The FJR has had the benefit of continual improvement by Momma Yamaha. The basic bike was already good and they've only made it better with the addition of a 6th gear, heated grips, cruise control, ABS, Traction control, slipper clutch, updated instrumentation, an electronic windshield that stayed in position when shut off, and an additional higher tech model with electronic suspension in the ES model that I don't have. etc. All stuff that the ST 1300 could have used if it were to stay competitive in the market place. The FJR's motor with 146 hp and 106 ft lbs of torque is a beast. It has always been considered the sportiest of the popular sport tourer's. That however has not been a benefit for me. I don't go thru curves on the FJR any faster or slower than I did on my ST. I'm not one of the more aggressive riders on either brand, I just ride...but I ride a lot. 300 days and 25,000 miles a year on average since I retired 5 years ago. It's got to be accumulated snow or ice or an all day frog strangler when I wake up, to keep my bikes in the garage. I ride when it's above 100 and I ride when it's below zero. The ST has a lower center of gravity and lower seat height. Physically it was more comfortable for me with my stubby legs, particularly so with my seat cut down by Greatdaytoride.com. Something I am considering for the taller FJR, although the knee bend on the FJR is already tighter than it was on the ST with the seat lowered so it might not be an option. I have torn meniscus in both knees and don't want to aggravate those. I'm still pondering what to do to get me closer to the ground. There are options, but IMO there are no good options. So far I am managing, but know I'm just an iffy footing situation from another drop (which I never did on the ST in 10 years and 110,000 miles). The windshield range of motion was better on the ST and I've bought a taller shield for the FJR to make up for that. I've also bought another stock shield to cut down to get it lower in the summer (which I also did for the ST). I've moved my handlebars back into the closest position to me out of 3 on the FJR and they feel a little better, but the angle is wrong (too sharp of an angle), and the only way to fix that is with a $ 300 riser kit which also moves them up an inch and back an inch and a half and I'm not excited about that, feeling it would take away some of the FJR's sportiness. I never wanted risers on my ST either. I don't mind a little forward bend. Then again being so small, I'm sitting up against the tank on both anyway and not that far from the stock bars to begin with lol. The oil filter is way easier to change on the FJR...way easier and I like that. rear end oil change is the same. The FJR is 80# lighter than the ST but you only feel that when pushing the bike around by hand. Once moving I can't tell a difference. I think the ST's voodoo is the complicated linked braking system with SMC that seemingly only a few people in the world can properly work on and bleed. My local factory trained mechanics apparently couldn't . Shame Honda chooses to over engineer things like that. Both have superb brakes, great handling and great powerbands, pulling tall gears from low rpms without complaint either single or riding double up. The FJR looks better without saddlebags than the ST did, but I rarely ride without them. . The ST holds a little more gas,but I get slightly better gas mileage on the FJR by about 5 miles per gallon. . The FJR uses regular. I always hated that the ST required premium. Stock seats I'd rate equally and neither bothered me. I can ride on both of them 10-12 hours a day.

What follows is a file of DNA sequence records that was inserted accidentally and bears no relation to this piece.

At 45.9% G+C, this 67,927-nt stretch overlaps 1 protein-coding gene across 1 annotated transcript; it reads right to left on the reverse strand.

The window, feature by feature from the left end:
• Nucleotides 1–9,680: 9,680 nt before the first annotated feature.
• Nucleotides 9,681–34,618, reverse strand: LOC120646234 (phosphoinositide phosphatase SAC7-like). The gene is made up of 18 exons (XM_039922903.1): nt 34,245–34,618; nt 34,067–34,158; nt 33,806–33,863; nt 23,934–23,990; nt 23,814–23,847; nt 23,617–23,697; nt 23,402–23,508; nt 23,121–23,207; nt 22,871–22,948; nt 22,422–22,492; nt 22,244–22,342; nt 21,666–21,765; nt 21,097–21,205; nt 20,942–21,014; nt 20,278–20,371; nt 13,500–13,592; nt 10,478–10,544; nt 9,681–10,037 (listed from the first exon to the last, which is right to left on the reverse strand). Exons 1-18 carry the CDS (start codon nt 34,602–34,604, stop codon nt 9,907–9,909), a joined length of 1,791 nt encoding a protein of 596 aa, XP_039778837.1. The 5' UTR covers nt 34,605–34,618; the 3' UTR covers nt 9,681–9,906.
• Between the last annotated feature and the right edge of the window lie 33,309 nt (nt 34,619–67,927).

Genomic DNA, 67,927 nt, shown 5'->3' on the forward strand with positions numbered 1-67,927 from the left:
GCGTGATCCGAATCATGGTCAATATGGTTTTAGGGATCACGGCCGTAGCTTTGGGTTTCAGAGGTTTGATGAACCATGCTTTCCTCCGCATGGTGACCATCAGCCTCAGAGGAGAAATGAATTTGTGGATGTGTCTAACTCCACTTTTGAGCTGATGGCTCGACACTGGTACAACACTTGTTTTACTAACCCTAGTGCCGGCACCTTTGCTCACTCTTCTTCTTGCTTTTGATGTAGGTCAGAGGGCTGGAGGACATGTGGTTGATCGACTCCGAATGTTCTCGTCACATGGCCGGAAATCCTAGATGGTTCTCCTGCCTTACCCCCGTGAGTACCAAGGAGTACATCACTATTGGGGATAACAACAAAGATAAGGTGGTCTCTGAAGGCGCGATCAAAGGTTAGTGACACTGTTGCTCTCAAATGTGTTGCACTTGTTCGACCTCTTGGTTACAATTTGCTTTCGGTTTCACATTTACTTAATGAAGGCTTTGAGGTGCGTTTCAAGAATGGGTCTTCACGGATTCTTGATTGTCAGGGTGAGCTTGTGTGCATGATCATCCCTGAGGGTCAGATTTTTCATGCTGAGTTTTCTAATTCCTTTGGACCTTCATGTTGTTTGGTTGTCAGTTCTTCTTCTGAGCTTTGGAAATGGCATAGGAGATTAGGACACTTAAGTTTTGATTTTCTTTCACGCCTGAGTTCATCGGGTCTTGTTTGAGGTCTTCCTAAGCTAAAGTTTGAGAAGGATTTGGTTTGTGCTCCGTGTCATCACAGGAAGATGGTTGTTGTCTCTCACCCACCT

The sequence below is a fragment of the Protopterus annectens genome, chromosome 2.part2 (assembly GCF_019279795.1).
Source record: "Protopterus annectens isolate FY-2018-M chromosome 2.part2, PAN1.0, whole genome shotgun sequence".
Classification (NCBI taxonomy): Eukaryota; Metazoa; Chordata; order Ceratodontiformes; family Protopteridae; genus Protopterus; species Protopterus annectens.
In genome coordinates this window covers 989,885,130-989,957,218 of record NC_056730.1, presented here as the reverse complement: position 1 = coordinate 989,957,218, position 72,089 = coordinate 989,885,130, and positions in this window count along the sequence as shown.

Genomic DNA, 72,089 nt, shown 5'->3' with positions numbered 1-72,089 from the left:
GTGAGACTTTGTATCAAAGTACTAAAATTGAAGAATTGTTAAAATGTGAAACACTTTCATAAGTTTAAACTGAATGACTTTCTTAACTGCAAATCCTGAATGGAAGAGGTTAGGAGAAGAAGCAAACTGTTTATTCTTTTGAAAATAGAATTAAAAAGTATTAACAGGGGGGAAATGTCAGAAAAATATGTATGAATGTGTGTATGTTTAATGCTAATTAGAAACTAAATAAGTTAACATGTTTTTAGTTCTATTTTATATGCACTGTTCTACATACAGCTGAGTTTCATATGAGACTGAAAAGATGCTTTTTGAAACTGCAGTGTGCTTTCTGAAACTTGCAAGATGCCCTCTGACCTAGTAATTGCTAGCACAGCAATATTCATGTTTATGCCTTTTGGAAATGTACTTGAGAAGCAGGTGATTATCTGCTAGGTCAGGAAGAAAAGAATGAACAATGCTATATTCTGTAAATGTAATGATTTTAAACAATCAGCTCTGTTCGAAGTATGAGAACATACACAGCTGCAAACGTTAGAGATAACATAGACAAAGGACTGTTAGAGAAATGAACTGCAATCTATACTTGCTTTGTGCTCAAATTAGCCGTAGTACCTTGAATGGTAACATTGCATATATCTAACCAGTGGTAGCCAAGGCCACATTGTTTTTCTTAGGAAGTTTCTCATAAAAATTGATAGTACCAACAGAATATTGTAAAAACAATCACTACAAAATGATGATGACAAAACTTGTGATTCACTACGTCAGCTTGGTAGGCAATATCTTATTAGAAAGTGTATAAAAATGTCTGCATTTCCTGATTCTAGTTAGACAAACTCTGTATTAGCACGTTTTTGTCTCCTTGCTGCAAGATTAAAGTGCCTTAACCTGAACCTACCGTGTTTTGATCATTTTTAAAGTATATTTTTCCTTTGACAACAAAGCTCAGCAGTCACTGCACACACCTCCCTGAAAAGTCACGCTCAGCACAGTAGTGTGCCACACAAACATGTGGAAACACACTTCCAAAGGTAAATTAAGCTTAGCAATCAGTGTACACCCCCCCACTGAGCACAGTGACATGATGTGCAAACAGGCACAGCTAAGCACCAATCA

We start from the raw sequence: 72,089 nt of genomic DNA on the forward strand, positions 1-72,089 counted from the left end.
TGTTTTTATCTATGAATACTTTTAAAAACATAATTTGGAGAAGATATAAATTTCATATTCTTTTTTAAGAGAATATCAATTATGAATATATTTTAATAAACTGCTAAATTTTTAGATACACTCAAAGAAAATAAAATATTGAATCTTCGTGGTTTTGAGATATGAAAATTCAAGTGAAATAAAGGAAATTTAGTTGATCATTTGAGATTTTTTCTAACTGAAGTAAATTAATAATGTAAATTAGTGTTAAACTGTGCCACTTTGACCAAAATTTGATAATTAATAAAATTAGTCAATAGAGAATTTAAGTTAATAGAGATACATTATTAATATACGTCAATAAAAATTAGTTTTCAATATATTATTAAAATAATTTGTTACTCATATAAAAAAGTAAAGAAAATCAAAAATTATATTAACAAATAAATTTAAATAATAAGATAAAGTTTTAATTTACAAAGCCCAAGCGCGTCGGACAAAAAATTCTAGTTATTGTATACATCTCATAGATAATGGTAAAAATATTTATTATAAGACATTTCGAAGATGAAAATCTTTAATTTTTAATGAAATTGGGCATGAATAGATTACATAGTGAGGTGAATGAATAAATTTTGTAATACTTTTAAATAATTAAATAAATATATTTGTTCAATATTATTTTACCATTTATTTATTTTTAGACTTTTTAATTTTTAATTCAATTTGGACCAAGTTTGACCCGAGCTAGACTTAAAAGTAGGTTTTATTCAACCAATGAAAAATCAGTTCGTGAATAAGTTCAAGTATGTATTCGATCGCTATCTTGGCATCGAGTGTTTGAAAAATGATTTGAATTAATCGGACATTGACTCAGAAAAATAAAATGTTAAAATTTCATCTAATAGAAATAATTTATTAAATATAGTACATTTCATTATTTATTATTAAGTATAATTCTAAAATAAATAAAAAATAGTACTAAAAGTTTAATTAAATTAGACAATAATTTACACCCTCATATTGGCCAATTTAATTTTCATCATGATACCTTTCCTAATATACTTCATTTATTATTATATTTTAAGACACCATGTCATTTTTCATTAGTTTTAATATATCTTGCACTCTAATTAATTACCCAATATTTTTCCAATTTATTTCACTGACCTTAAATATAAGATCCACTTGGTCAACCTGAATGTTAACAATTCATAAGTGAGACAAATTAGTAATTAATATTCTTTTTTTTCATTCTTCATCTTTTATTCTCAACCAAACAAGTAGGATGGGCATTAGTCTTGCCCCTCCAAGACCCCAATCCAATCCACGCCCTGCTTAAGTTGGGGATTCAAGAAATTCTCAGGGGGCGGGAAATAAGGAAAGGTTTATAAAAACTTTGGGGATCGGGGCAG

I'm now at 13 months a little over 20,000 miles on the FJR.
Be glad to answer anymore questions you might have.
2018 Yamaha FJR 1300A
2014 Honda CB1100 DLX
It doesn't matter what I ride, where I ride, how fast I ride, or how far I ride... it only matters THAT I RIDE...EVERY DAY. "Ferret"